Lent and Reconciliation

jos“For if while we were enemies, we were reconciled to God through the death of his Son, much more surely, having been reconciled, will we be saved by his life.” Romans 5:10

Lent is the primary season in our Church Year where we focus on reconciliation with God and with one another. The Latin conciliatus means to bring together, to unite. So to reconcile means that we are coming together, being united again.

In terms of my relationship with the divine, coming-together-again makes intuitive sense to me. I believe we were all created by God and “woven in the depths of the earth” as Psalm 139 puts it. And yet though I was made by the Creator, I find myself separated from God, from the very source of my being. So again and again God calls me or pulls me back to God’s self. This journey doesn’t end: it is the spiritual walk.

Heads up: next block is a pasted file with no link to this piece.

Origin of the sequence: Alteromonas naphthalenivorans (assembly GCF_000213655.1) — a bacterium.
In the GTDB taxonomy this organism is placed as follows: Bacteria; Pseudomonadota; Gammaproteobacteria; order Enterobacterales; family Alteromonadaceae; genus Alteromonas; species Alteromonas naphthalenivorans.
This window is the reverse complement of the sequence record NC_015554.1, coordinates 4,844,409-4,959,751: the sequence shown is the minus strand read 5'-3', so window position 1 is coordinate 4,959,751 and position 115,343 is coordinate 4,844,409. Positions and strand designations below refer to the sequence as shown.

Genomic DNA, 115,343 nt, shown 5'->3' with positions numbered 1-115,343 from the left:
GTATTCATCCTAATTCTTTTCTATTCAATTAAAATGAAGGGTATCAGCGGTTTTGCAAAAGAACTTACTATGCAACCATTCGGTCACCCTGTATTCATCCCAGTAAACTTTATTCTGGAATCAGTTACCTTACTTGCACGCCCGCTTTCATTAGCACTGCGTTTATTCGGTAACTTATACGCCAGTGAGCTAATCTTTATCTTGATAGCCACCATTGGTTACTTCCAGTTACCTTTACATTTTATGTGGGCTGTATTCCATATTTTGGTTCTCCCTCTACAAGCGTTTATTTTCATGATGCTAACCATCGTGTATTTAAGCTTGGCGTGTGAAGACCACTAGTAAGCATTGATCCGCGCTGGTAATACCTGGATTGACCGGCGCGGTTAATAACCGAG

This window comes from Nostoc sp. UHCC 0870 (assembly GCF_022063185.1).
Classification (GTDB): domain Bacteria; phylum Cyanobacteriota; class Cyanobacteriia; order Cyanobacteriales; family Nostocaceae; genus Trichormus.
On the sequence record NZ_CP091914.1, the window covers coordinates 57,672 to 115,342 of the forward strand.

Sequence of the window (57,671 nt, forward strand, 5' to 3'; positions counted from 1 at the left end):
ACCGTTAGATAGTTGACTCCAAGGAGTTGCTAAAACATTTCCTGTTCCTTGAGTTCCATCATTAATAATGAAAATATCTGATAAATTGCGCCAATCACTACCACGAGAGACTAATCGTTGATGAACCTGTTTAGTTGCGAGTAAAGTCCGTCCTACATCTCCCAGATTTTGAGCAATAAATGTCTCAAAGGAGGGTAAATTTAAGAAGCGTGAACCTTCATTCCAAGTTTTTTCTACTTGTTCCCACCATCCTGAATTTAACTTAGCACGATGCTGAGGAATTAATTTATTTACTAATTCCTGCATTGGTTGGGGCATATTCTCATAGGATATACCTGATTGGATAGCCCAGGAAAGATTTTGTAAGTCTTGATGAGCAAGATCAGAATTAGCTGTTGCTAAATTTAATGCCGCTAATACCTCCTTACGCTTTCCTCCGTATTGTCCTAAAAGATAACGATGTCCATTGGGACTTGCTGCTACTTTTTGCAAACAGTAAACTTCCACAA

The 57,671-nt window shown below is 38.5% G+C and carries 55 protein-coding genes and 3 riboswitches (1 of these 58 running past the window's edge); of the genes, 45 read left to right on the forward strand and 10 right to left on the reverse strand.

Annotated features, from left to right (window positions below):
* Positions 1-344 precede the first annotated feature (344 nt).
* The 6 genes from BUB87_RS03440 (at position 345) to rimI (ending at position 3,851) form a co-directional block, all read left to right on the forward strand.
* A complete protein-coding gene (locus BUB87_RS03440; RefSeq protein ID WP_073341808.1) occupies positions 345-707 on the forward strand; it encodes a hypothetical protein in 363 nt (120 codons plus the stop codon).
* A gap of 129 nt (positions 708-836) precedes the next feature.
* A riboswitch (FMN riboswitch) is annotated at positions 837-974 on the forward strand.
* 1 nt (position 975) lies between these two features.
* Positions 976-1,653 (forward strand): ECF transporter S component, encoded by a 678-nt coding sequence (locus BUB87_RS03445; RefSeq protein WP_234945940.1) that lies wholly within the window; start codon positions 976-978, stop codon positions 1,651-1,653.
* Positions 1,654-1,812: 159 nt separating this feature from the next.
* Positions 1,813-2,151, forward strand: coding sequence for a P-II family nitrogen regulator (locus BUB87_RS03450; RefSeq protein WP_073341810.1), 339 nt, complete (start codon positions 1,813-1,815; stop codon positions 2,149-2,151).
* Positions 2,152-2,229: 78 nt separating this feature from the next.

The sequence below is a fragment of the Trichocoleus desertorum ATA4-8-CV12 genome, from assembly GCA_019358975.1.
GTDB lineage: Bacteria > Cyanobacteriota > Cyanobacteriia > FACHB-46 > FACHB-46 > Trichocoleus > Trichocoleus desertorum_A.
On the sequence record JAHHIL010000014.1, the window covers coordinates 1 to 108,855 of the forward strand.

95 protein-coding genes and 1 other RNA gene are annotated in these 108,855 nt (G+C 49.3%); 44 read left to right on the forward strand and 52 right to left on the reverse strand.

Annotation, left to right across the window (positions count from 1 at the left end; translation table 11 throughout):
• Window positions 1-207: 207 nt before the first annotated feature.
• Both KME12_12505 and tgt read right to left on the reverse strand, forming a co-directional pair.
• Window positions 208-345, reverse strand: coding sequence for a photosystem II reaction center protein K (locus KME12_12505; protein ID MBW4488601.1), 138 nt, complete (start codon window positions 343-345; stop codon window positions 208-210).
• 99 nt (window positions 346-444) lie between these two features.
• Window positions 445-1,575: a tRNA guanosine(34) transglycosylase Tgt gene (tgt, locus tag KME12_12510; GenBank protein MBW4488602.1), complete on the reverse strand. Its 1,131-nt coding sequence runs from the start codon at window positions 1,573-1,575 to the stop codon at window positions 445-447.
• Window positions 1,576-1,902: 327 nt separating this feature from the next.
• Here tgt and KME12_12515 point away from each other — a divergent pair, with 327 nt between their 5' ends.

Reconciliation also makes sense regarding my relationships with other human beings, each bearing God’s image even as we walk around with ‘feet of clay’ (an image from the second chapter of Daniel). On an inter-personal level, I go through periods of intimacy and distance with the ones I love the most. The season of Lent invites me to examine these relationships, identify barriers that have gotten in the way, and make amends.

But reconciliation is far more than an individualistic notion: it’s not only about “me and Jesus” or “me and my relationships.” Most “hope-fully,” there is a cosmic dimension: Through Jesus, God draws the world into God’s very heart. And there is a social dimension that contributes to this cosmic process. What does it mean as a community to “come-together-again,” to be reconciled, across racial and socio-economic lines, right here, right now? We are blessed at St. Peter’s to be able to explore that over and over again, each time perhaps coming a bit closer to God’s dream of a reconciled humanity. Thanks for being on the journey.

– The Reverend Joslyn Ogden Schaefer, Associate Rector